Tuesday, September 16, 2008

RIP: David Foster Wallace

What seems like a million years ago, I remember picking up a paperback copy of "The Broom of the System." I think it was 1988 or 1989. As I started to read, I remember laughing, laughing, and laughing some more. Though I don't remember any plot points of the novel (time to re-read, yes!), I remember loving its snarky humor and witty wordplay. "Who was this guy?" I thought. Later, as David Foster Wallace wrote more books--short story collections, essays, and one fricking huge novel called "Infinite Jest," I continued to read and chuckle. I remember his essays about playing tennis as a teen (hot, Southern Illinois wind) and his hysterical exploration of the culture of cruise ships (food, food, and more food). Before David Sedaris, for me, there was David Foster Wallace.

Over the last few years, however, I had not thought of Wallace much.

Then, driving home from Chicago on Sunday, I heard the news that he had died--committed suicide actually--on Friday. I was surprised at how strong my reaction was to the news. I didn't know him. I had only read him and heard him read once at an independent bookstore. Yet, I was sad and angry and curiously shocked.

There have been several tributes (appreciations) in the New York Times already but I like this one today by VERLYN KLINKENBORG, his colleague at Pomona College.

I like how it shows David, the man and teacher, and not just the writer, though I realize it is impossible to separate these roles in any one. Anyway, I just wanted to write something instead of kick the wall and curse loudly about the absence of one more offbeat, self-aware, funny, and wickedly smart man in the world.

Friday, September 5, 2008

Darius 2.0

Welcome, Darius 2.0!

Well, sort of. We had a new addition to the family this weekend... a little black kitten! He does have white socks and a white "bib", so not exactly like Darius. But he does knead!

Story in brief: my aunt lives on the edge of a small town. She always has wild cats coming and going. She's seen 3 or 4 litters this summer. A few weeks ago, a tiny kitten with its eyes matted shut was wandering around alone. They watched for a day, then intervened - Mama cat was obviously no where around. Long story short, my mother and aunt maneuvered to get my kids attached to this kitten! He's incredibly people oriented, especially for these wild kittens who are very skittish.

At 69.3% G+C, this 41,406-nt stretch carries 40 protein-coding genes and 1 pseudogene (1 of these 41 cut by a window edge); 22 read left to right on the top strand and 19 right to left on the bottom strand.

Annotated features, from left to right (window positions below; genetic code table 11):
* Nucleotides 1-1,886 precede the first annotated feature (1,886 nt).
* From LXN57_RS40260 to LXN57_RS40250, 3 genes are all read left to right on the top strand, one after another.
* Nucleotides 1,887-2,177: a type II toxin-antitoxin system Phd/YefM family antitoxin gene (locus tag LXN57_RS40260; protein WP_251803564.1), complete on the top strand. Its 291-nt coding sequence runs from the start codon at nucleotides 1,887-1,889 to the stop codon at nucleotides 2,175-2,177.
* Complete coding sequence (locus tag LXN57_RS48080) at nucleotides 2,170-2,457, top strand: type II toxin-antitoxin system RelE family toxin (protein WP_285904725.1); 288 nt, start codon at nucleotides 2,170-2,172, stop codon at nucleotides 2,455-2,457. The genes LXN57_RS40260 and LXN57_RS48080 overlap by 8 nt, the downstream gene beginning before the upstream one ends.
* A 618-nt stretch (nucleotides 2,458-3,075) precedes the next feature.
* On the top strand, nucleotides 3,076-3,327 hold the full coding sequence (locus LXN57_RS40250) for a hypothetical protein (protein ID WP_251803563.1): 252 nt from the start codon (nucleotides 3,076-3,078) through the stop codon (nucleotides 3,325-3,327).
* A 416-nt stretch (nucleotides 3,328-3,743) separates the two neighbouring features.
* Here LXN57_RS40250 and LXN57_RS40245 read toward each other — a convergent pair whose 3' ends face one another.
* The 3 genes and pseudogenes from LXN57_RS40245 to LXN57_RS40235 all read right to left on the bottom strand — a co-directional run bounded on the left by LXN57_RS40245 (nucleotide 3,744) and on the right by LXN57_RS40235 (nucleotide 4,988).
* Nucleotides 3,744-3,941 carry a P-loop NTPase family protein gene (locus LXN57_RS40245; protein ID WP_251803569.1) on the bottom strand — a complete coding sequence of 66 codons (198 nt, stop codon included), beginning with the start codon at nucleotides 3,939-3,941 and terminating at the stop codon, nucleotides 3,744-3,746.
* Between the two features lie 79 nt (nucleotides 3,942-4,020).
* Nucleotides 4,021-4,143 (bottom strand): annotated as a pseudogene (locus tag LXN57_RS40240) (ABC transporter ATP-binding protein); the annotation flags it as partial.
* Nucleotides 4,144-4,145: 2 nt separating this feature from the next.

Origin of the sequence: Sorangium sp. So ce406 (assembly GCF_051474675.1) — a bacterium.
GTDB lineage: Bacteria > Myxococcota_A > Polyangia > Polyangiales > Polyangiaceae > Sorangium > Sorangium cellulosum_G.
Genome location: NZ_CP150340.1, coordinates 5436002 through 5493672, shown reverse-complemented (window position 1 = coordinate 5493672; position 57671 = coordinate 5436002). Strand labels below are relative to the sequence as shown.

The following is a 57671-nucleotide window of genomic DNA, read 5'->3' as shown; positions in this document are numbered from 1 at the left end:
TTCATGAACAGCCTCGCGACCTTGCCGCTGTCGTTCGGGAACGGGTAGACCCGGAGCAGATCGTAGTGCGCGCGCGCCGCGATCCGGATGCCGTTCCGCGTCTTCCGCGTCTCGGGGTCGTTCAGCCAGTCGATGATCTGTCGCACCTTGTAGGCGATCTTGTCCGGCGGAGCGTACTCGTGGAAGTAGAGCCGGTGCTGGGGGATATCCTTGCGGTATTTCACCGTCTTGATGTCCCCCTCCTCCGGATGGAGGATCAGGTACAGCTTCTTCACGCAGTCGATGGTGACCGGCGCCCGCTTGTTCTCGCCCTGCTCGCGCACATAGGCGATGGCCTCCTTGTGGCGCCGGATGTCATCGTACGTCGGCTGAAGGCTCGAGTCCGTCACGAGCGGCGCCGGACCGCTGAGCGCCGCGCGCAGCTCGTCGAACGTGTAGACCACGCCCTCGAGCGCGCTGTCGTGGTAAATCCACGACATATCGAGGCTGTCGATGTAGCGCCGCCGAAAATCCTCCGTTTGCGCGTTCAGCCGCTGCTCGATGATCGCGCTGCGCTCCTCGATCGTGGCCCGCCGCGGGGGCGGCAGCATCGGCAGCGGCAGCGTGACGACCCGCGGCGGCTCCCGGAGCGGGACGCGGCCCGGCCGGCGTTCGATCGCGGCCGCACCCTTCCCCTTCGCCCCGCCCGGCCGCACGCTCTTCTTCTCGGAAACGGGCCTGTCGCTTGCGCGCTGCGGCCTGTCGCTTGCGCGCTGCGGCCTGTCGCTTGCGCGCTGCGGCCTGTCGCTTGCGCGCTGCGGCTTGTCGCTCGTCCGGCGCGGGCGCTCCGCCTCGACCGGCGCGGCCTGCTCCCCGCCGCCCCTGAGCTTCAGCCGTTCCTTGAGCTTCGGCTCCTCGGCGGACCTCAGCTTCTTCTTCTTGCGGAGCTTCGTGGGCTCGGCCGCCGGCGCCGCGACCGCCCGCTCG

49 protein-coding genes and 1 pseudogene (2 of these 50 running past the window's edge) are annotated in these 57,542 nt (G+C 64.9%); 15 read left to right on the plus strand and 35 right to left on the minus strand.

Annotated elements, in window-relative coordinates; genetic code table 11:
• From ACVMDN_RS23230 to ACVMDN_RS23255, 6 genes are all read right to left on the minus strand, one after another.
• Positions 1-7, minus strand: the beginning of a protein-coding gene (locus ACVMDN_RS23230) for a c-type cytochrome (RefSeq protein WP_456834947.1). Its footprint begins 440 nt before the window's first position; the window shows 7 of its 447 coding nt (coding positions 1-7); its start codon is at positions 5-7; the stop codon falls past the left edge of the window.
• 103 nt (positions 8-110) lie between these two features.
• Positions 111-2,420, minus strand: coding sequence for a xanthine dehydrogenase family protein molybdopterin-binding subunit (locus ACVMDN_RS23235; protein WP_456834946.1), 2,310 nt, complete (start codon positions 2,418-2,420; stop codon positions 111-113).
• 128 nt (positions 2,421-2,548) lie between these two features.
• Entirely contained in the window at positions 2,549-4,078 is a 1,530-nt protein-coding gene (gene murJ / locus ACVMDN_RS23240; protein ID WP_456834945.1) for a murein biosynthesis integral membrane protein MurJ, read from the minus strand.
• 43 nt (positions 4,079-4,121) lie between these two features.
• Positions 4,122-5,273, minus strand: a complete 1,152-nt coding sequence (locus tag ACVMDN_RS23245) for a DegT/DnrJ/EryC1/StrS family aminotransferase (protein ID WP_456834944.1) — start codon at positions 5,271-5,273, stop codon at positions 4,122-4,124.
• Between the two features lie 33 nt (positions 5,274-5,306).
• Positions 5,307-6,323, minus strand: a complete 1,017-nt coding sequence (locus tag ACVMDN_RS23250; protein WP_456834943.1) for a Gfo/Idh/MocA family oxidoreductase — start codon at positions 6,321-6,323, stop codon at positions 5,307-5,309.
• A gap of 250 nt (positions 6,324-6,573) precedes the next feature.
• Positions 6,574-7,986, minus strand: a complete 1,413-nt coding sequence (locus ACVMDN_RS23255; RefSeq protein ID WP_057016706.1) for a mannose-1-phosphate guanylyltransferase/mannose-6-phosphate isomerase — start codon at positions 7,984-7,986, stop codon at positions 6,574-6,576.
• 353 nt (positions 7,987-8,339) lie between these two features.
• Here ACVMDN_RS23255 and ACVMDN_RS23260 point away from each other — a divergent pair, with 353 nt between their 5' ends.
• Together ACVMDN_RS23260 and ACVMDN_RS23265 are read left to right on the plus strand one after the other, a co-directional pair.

His name is Roscoe, and about 8 weeks old. The kids are having fun!

This has really nothing to do with books or gardens, but figured you'd all want to know anyway....

Calling all you YA Readers!

Very interesting show on Minnesota Public Radio this morning (I think their first foray away from the very interesting, but save for another post, coverage of the RNC) about books for teens - "Does Catcher in the Rye still resonate with teens?". The book list isn't there yet, but they assured us it'd be up soon. In the meantime, if you have time to listen to some of it, grab it as a podcast. I think you'd all really enjoy the conversation.

NY Times articles

There were a couple of articles in the NY Times on Tuesday that I thought you all might be interested in.

I had heard about a new series that Rick Riordan was going to sketch out, but would be written by a number of other authors. Scholastic, the publisher of the series, has had a lot of voice in how the plot plays out not only in the books but in Web-based games. It sounds like Scholastic is trying to manufacture a Harry Potter-like media event; it will be interesting to see if it gets the audience they hope for.

There was also a brief bit about Stephenie Meyer putting off indefinitely the publication of the final book in the Twilight series. Final book??? I thought Breaking Dawn was the final book!

Tuesday, September 2, 2008

School Days

Happy Back to School to you professor types! I hope you have great classes this fall. The weather, still sultry this morning, gave way to beautiful cool, fall air after a huge storm system went through midday.

From the other side, we got S. moved in at the U last week and J. hits the high school this year as a freshman. I get a giggle out of having two freshman, the kids don't really find it as amusing.

And keeping it fertile, you should see the tomato plants. Full and heavy with round green tomatos. I almost dread the day (and you know it will be all at once) when they all turn ripe and I have to drop everything and can salsa for my dear hubby. Hmm. I guess I need a little of that warm summer air back.